Tagline (taken from the UK DVD): Missing in action and presumed dead, Captain Dave Morgan turns up alive in a Vietnamese prisoner of war camp. He has been able to send word out – but help better came quickly before the sadistic Colonel Minh, who runs the hellish internment stockade, succeeds in breaking Morgan’s body and spirit. Getting into Vietnam through the backdoor is easy enough, with the help of gunrunning soldiers of fortune but trying to ferret out the phantom POW camps, rescuing half dead prisoners and getting them out of ‘Nam is a pipe dream. No one has ever escaped from Colonel Minh’s hell hole and lived to tell the tale. That’s the kind of challenge Chris Burton and his boys look forward to. The Ultimate Maximum. Armed with their Ninja skills, forged on them by their Sensei Hiroshi; thirty-sixth direct descendant of the Iga-Ninja, Chris Burton, Dick Foster, Bill Norton and Mike Dobson form what mercenaries dub ‘The Ultimax Force” – what Colonel Minh will call the ‘Curse Of The Foreign Devils’. Fate has destined this final confrontation between Burton and Minh and there is no stopping now, the one-on-one that began years ago in the jungles of ‘Nam is now about to resume. Try as he might to prevent it by moving camp and sending out his elite blocking forces against the rescue party, Minh realises that his time is running out and that the unfinished duel between him and Burton will have to be brought to an end – death to the loser…

Aaaahhh… the 1980s! The sheer unbelievable Ninja craze! More cheap but cheerful Namsploitation flicks you can shake a severed foot at! Insane post-nuke mayhem! Yeah, those were the days… Enter Wilfred (aka Willie) Milan. In 1986 the auteur behind such cinematic Filipino gems (well, not really) as MAD WARRIOR (1985) and W IS WAR (either 1983 or 1986 – depending on which source you believe) – two lesser known entries into the crazy post-nuke cycle initiated by George Miller’s MAD MAX 2 – THE ROAD WARRIOR (1981) – tried his hands on a movie that mixes two of those very promising subgenres in order to make some quick cash. It’s Ninjas in Vietnam this time, and although this sounds too good to be true, ULTIMAX FORCE falls a bit short of my expectations. Perhaps you remember Cirio H. Santiago’s hugely entertaining action nonsense NAM ANGELS (aka HELL’S ANGELS IN VIETNAM, 1989), that has got quite a similar concept, but is ultimately more satisfying. In Santiago’s case a few ultra-tough members of the rocker gang Hell’s Angels go to Vietnam to rescue a bunch of prisoners, and this film works so well because no one (neither the makers nor the cast members) takes this ludicrous concept too seriously. By way of contrast ULTIMAX FORCE seems to be deadly serious in all respects. It tells the story of four Ninjas who search for one of their friends who is held prisoner in Vietnam by a sadistic camp commander. Will our tough-as-nails heroes manage to free their friend before he rots in one of those dirty hell-holes? Much to my surprise they fail, thanks to the evil Colonel Minh who prefers shooting his prisoners before the rescue team arrives, but that’s about the only original point in this cliché-ridden, lowbrow action flick. The characters are so extremely one-dimensional (particularly Arnold Nicholas as stone-faced leader Chris Burton and Rey Vhen as mean, arrogant Colonel Minh) that they make John Rambo look like the most complex character on earth.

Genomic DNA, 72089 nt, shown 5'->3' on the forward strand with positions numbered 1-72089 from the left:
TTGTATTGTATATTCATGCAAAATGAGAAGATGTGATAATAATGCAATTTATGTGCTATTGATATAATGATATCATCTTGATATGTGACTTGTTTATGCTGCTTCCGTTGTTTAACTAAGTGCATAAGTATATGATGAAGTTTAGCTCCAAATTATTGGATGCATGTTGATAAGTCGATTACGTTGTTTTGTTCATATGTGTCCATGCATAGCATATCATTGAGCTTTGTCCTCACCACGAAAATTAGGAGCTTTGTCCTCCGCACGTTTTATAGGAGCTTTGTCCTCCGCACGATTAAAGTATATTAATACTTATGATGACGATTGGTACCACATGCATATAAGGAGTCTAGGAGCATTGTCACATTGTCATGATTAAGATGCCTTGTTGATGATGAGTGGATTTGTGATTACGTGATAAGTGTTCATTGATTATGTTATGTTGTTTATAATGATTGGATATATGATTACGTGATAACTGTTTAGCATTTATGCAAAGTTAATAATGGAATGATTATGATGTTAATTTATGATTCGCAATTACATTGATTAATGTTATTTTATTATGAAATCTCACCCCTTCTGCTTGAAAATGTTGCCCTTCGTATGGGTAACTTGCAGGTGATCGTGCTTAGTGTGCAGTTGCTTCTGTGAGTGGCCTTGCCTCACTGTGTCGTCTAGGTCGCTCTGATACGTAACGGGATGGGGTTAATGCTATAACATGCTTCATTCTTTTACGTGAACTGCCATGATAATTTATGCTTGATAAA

Produced by Pierre C. Lee and written by Joe Avalon, ULTIMAX FORCE is at least good if dumb fun, provided that you lower your expectations immensely. PLATOON (1986) it ain’t – it has much more in common with the MISSING IN ACTION trilogy (1984 - 1988), only cheaper, sillier, and less spectacular. So our Ninjas (who have really cool names like Chris Burton, Dick Foster, Bill Norton and Mike Dobson) stroll through the jungles, talk stupid things and bump off Vietcongs by the dozens. Not in that order, necessarily. Mostly they rely on their machine guns to wipe out their enemies, but sometimes they also use grenades, chains and – of course – their swords. There are a few shootouts (often spiced up with the sight of unfortunate men being riddled with bullets), punch-ups, fights and explosions, but it’s neither spectacular nor the least bit memorable. Sure, it’s entertaining, in a naïve, trashy way, but it’s far from being great. At least ULTIMAX FORCE is a real Ninja movie, in contrast to all those chaotic Joseph Lai/Godfrey Ho/Tomas Tang patchwork flicks. The British DVD has got a very poor picture quality, and – to add insult to injury – it is supposed to be cut too! ULTIMAX FORCE was also released on tape in Germany on the Mike Hunter label under the title RUCKUS 2 – UNTERNEHMEN: “CONDOR”. For whatever reason they wanted to make us believe that it is a sequel to the action flick RUCKUS (1981) that stars Exorcist-babe Linda Blair. ULTIMAX FORCE is good, undemanding fun, shot on a low budget, with no redeeming values whatsoever. In other words: eighty minutes of stupid entertainment, no more, no less.

Sic Coyote's review from the Internet Movie Database:

The scrolling text at the start of the movie gives a background story very much like Cobra Mission. POWs are still being held in Vietnam and being killed & tortured all the time. So a crack team of ninja commandos (sic) are sent off to bring one of their friends back who's still being held captive. After gathering the information and equipment they need they are flown out and set on their quest to free the captives.

The film starts up with some very cheap titles and music with is kind of cool really(in my opinion) quite like Bad Taste's score. Then we get treated to a quite well choreographed ninja fight sequence with kitanas. Although not making to much sense it does serve as a nice intro to the film. Then we have the rest of the film of them going through jungle shooting up the enemy jumpin about and throwing grenades. There's action, treachery, more action, more treachery which all leads up to a literally explosive conclusion.